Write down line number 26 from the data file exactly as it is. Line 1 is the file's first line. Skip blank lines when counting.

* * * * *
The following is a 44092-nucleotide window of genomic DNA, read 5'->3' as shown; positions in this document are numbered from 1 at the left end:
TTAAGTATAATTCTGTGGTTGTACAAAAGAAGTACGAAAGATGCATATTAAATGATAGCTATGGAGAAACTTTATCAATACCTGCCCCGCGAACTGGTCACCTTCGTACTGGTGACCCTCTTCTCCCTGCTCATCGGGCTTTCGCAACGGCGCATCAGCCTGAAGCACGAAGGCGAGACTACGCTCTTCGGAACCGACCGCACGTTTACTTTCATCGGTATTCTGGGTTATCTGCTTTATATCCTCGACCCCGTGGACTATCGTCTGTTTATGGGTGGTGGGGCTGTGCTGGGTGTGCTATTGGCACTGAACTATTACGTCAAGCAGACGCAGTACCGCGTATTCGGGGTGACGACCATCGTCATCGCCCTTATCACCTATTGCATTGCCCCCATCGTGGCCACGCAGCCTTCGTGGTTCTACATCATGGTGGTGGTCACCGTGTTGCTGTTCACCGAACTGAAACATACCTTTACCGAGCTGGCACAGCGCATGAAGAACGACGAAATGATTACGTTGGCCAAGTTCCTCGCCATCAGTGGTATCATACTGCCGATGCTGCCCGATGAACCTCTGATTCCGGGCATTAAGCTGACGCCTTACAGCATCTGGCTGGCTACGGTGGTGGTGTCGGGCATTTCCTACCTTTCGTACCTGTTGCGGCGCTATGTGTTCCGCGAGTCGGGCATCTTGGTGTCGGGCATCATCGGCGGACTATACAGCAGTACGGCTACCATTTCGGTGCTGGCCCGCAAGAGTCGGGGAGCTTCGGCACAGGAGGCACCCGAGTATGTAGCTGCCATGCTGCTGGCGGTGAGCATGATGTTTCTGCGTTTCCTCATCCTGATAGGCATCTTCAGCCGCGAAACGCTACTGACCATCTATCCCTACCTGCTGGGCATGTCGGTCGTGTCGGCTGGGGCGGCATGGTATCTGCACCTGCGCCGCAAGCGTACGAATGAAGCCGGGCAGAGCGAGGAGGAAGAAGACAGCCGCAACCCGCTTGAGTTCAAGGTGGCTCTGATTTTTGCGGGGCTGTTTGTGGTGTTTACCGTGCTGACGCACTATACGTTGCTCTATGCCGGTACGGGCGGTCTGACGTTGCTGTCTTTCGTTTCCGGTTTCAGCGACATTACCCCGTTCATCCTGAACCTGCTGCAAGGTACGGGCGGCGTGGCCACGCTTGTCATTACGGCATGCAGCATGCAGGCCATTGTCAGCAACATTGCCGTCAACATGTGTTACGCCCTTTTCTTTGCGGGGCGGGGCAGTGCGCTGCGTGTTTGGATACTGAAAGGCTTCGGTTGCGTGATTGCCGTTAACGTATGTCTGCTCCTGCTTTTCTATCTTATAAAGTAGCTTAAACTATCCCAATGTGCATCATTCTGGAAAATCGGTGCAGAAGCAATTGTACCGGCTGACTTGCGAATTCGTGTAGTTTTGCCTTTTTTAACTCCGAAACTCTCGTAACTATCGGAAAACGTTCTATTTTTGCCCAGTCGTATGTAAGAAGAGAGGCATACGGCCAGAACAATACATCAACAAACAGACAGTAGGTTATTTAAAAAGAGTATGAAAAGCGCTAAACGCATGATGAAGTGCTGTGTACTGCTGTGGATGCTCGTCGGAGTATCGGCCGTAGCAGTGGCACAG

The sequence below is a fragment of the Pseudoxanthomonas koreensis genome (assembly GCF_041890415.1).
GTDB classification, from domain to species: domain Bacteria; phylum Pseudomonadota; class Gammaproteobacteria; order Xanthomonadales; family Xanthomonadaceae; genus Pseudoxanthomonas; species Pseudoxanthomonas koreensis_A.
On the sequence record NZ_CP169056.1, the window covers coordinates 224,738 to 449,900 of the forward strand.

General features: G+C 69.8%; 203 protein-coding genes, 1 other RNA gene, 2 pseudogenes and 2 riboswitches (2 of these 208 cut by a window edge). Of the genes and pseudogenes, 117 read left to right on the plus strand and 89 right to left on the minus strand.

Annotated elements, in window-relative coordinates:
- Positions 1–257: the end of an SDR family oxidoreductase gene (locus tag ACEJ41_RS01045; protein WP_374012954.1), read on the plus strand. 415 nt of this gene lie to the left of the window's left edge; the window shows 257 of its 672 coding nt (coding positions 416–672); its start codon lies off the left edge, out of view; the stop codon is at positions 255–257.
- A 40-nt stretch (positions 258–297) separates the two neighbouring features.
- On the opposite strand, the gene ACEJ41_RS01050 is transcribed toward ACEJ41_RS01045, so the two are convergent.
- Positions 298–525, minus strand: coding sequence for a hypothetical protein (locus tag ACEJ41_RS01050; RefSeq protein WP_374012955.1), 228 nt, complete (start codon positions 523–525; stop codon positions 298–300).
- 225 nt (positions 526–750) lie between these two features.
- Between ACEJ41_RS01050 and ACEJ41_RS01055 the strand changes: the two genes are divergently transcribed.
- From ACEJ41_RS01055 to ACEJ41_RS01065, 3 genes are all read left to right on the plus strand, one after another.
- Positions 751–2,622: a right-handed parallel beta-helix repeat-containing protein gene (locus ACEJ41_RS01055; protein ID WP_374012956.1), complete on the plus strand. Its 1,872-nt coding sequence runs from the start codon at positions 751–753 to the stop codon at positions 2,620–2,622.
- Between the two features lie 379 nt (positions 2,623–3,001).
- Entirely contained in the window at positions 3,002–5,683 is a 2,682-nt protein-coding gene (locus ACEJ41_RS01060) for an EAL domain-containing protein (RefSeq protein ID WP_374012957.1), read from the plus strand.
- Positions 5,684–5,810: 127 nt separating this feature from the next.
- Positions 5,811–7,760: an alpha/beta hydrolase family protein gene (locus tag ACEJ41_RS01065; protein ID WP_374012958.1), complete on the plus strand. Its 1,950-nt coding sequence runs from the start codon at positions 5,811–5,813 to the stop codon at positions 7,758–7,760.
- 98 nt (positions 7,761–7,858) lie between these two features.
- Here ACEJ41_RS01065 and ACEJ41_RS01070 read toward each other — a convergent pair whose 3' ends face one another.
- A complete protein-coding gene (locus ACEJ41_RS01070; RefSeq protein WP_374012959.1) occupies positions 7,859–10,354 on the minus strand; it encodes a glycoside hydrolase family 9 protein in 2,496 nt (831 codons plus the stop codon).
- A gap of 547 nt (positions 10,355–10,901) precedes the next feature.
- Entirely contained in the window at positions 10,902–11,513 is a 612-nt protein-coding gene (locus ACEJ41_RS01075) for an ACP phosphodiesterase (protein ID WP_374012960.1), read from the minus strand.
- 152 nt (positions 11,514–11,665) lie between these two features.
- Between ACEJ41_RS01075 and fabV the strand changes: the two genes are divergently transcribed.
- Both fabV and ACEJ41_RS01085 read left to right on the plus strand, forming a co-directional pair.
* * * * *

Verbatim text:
- Between ACEJ41_RS01075 and fabV the strand changes: the two genes are divergently transcribed.